RIP, Michel Richard

I may not have my facts perfectly straight here, but hey, it’s my site and the story is as true as I can make it.

Michel Richard, who just died at 68, was a friend of mine. We met in the mid-’90s, introduced, I imagine, by Jean-Georges Vongerichten, with whom I started working in the early ’90s. (A whole ’nother story, which I’ll get to sometime.)

Michel was a joyful character, perhaps a lousy businessman (until he opened Central, he complained to me about money whenever we saw one another), but a much-admired chef and a great lover of life, corny as that is.

Unlike most chefs, he knew how to enjoy the things he cooked. He also knew art, he understood politics, he could talk articulately about current events—he was someone you looked forward to hanging with. We taped together for Bittman Takes on America’s Chefs in 2002, and it was as good a time as I’ve ever had doing television; we spent two solid days together, morning until night, and I remember laughing nonstop. (We were with my producer and good friend Charlie Pinsky—who called Michel “The Elf”—which helped. Somewhere—I’m not looking for it—there’s a picture of us, three fat men blocking a doorway, grinning like fools.) We made insanely good lobster rolls (well, he did; mine were, I would say, pretty good); his “breakfast for dessert”— a variety of nonbreakfast foods shaped to look like bacon and eggs—was a ridiculously clever tribute to Ferran Adrià-type food, what idiotically came to be called molecular gastronomy.

Two other outstanding memories:

I was in Citronelle in D.C., shortly after it opened, so, 20 years ago. It was a stuffy, not-especially comfortable place, but Michel was at the height of his powers and the food was terrific. (Now we’d think it was too fancy, or at least I would.) As about half the room was on the dessert course—and the desserts were fantastic; more on that in a second—Michel appeared from the kitchen, bearing a brown cardboard box of Eskimo Pies, handing them out at every table. A small gesture, but in those days there was no other famous chef who would behave so playfully.

Two or three years later, in 1997, there was a fundraiser for the Beard Foundation run by Jean-Louis Palladin, the man who brought modern French cuisine to this country and almost unquestionably the most revered and perhaps most talented chef in the country in the early ’80s, when I began writing about food. Palladin was running a restaurant at the Rio hotel in Vegas (he was the first great chef to do that, too), and he was beginning to suffer from the illness that eventually killed him. (He died two years later, at 55; unbelievable to me now.)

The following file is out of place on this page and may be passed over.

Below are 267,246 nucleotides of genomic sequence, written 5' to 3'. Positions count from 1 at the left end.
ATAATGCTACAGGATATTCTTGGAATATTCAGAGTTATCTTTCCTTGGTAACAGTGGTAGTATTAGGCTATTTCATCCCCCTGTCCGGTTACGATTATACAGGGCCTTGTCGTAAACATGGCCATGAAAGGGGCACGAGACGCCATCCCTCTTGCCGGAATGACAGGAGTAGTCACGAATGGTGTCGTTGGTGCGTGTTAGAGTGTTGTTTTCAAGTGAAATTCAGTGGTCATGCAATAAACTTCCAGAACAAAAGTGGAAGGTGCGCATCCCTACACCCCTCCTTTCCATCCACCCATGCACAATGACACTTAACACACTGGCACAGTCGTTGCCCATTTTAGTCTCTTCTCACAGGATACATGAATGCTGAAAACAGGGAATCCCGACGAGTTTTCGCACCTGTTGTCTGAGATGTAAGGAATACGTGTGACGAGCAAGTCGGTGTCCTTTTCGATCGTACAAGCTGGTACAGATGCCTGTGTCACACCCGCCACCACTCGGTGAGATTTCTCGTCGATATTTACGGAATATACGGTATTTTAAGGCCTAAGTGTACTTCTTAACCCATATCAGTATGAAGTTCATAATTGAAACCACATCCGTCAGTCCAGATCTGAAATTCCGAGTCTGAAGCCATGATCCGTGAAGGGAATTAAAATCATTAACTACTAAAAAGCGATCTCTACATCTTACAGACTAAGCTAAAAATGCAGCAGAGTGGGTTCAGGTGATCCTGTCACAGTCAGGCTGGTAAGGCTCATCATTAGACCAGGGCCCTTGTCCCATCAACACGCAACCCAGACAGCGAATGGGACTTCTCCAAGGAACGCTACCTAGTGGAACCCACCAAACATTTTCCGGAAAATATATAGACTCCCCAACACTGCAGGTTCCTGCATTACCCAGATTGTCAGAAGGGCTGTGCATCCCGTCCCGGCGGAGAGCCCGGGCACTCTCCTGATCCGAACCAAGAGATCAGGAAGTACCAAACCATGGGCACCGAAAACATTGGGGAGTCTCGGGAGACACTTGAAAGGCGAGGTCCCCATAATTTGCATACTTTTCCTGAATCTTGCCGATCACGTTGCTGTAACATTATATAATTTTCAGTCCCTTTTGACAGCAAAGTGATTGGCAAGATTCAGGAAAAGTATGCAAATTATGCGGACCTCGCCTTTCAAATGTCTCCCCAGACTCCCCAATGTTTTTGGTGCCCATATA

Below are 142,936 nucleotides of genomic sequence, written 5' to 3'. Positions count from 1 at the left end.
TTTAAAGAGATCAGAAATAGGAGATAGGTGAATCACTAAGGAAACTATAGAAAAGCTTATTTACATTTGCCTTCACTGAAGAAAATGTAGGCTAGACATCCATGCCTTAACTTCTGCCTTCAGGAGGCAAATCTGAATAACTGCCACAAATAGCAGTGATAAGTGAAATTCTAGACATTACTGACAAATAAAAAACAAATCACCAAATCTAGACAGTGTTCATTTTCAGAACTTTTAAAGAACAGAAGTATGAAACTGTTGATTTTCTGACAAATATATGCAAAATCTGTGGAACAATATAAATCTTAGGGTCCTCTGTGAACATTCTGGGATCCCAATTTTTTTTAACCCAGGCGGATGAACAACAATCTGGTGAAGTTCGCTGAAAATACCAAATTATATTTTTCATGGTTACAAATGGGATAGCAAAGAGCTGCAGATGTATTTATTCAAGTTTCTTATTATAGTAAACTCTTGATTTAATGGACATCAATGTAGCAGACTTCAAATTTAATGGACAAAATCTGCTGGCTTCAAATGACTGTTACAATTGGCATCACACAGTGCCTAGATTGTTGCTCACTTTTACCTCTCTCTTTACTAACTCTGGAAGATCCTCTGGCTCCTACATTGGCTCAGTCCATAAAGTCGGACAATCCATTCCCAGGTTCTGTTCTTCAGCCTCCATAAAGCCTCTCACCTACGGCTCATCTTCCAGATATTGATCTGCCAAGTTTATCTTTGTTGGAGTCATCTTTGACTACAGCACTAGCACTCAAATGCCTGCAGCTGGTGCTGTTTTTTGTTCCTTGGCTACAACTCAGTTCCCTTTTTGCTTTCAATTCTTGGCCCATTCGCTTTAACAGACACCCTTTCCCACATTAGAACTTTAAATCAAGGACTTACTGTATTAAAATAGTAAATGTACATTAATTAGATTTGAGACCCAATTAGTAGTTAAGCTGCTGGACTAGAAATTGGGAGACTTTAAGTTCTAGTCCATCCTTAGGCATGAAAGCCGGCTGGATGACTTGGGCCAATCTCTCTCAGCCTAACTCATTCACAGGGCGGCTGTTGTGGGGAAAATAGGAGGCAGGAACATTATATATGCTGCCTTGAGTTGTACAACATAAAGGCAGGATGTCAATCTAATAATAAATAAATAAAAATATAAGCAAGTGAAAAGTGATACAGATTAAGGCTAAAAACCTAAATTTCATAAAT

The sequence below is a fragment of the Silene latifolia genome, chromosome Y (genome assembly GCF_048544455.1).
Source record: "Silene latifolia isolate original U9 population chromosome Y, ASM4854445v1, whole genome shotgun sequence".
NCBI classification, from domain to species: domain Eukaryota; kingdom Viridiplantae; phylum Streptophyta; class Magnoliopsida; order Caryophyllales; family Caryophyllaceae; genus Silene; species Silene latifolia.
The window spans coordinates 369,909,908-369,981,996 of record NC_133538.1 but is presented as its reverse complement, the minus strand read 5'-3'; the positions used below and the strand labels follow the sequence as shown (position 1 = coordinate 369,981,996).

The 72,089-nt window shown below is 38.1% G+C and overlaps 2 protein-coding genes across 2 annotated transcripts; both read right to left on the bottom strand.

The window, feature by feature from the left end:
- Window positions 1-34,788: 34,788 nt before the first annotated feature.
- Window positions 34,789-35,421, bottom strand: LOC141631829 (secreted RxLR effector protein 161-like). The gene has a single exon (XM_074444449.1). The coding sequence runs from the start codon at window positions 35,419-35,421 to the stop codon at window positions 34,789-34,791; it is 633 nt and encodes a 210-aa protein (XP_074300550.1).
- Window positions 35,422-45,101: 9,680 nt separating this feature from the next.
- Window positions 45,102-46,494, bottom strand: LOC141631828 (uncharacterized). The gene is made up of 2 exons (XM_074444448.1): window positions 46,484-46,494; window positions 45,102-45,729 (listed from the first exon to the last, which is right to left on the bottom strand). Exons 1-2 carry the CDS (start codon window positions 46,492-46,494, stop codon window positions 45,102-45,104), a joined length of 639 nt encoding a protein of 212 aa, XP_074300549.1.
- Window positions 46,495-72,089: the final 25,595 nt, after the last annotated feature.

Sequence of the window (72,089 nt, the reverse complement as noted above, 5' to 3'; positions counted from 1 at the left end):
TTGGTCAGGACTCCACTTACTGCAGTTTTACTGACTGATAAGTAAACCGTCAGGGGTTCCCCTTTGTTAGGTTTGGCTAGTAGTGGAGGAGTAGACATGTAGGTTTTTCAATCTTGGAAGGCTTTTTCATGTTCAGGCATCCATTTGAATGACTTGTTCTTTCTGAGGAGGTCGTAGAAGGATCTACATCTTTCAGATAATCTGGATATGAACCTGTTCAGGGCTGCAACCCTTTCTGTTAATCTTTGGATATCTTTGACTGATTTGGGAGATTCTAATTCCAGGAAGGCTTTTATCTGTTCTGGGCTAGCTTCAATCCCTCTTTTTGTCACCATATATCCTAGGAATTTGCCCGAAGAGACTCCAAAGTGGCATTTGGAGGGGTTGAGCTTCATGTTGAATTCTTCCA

There were two nights of festivities, one for chefs and hangers-on only, the other for a well-heeled public; I was there, as a sort of cook and as a reporter for Delta Sky magazine. (If anyone can find that clip, please post it or tweet it or something, but meanwhile, here is a link to my original, unedited piece, which I think is worth a glance. It’s slightly embarrassing, but remember that this was 1997. And it’s only slightly embarrassing.)

Everyone there—seven or eight “name” chefs (Ripert, Boulud, Vongerichten, Daguin), plus some helpers like me, under the supervision of Palladin—was responsible for a dish, but only Michel was in charge of desserts. He was an anomaly, a pastry chef who went on to become a head chef (still rare, but even more so then), and, as I recall (my piece doesn’t do it justice), his dessert was astonishing.

What didn’t make it into that piece—I’m not sure why—was a comment Jean-Georges made to me as all of the chefs gathered to watch Michel work: “Everyone is in awe of him,” Jean-Georges said. “He’s a wizard.”

He was. And he even looked like one.

Photo credit Michael Vonal

 

Posted in Uncategorized

Empty Fridge Pizza

Photo by Emily Stephenson

I was very fortunately to escape New York City for the summer, and I’ve been cooking in a minimally furnished house in the woods. It’s wonderful. But there is a downside: finding good-quality food.

The town I’m in has a deli, with little fresh produce, and the nearest grocery store is an international goliath with spotty quality (it’s also 13 miles away). So I’ve gotten into the habit of planning my week around farmers’ markets (generally at least 45 minutes away) and making do with the dry goods I hauled up with me.